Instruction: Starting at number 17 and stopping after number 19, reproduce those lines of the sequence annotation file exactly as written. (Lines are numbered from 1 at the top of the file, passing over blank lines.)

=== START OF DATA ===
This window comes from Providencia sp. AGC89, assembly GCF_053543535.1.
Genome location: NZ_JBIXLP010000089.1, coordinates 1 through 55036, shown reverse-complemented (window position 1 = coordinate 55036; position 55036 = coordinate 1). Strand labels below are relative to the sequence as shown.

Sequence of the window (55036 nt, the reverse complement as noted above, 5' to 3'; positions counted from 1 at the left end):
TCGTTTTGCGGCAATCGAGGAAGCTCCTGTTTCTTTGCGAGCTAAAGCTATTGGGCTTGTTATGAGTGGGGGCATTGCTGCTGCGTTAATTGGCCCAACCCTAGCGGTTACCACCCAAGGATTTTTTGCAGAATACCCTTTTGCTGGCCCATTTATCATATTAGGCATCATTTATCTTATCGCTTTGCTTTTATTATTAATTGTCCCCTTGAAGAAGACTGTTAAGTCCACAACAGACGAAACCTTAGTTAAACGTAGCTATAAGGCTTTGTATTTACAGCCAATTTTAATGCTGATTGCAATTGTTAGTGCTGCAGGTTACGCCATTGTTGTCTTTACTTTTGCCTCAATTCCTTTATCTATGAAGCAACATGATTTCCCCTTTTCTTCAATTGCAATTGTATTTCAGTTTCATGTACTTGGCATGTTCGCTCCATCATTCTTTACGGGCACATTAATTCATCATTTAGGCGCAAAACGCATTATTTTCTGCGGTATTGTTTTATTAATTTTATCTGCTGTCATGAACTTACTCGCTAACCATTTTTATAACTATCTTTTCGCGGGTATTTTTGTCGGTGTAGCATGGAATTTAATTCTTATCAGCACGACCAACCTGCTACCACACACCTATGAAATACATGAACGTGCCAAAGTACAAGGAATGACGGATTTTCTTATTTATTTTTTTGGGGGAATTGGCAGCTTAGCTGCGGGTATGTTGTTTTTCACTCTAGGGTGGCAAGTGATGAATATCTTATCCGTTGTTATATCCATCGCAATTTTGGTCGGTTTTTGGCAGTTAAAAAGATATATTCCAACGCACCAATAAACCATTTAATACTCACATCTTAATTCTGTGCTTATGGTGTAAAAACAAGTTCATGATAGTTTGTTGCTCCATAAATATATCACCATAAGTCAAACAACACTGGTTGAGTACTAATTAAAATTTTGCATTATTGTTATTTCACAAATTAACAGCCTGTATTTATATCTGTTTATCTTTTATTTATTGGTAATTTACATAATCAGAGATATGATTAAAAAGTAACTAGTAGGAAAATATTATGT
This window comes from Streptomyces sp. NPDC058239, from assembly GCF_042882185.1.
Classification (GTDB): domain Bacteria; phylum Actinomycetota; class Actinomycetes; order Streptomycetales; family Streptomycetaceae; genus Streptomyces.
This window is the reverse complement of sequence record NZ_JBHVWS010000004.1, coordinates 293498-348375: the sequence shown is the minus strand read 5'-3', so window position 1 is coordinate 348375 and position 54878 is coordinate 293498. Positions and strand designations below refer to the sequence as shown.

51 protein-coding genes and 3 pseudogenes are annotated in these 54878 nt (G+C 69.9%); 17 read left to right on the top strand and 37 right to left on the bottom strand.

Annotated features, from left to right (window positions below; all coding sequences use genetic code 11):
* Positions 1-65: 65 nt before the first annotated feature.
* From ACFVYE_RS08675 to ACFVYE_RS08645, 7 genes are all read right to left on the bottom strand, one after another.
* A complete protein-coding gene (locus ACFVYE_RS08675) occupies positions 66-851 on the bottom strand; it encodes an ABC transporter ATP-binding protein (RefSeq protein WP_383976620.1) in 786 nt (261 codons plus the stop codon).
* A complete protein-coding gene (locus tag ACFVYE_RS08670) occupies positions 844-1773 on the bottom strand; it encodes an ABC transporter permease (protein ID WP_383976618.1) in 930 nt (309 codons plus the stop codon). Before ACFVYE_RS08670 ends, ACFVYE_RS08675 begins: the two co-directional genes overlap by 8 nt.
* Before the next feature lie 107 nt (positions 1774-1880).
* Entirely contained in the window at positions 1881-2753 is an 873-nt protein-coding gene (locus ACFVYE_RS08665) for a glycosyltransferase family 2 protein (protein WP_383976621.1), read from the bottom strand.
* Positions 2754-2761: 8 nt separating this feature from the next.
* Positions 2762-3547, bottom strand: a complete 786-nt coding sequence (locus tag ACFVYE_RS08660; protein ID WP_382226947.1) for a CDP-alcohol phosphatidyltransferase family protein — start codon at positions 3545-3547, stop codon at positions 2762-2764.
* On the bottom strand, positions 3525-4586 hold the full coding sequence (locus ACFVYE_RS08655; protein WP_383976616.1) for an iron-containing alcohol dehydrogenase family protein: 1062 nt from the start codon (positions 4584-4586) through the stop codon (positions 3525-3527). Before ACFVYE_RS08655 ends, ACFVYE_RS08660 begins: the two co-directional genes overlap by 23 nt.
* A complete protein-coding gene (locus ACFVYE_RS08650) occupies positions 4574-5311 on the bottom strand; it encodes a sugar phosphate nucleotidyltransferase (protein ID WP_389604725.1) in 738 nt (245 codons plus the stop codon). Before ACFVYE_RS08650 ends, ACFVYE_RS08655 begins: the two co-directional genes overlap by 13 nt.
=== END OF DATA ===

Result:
* Positions 2762-3547, bottom strand: a complete 786-nt coding sequence (locus tag ACFVYE_RS08660; protein ID WP_382226947.1) for a CDP-alcohol phosphatidyltransferase family protein — start codon at positions 3545-3547, stop codon at positions 2762-2764.
* On the bottom strand, positions 3525-4586 hold the full coding sequence (locus ACFVYE_RS08655; protein WP_383976616.1) for an iron-containing alcohol dehydrogenase family protein: 1062 nt from the start codon (positions 4584-4586) through the stop codon (positions 3525-3527). Before ACFVYE_RS08655 ends, ACFVYE_RS08660 begins: the two co-directional genes overlap by 23 nt.
* A complete protein-coding gene (locus ACFVYE_RS08650) occupies positions 4574-5311 on the bottom strand; it encodes a sugar phosphate nucleotidyltransferase (protein ID WP_389604725.1) in 738 nt (245 codons plus the stop codon). Before ACFVYE_RS08650 ends, ACFVYE_RS08655 begins: the two co-directional genes overlap by 13 nt.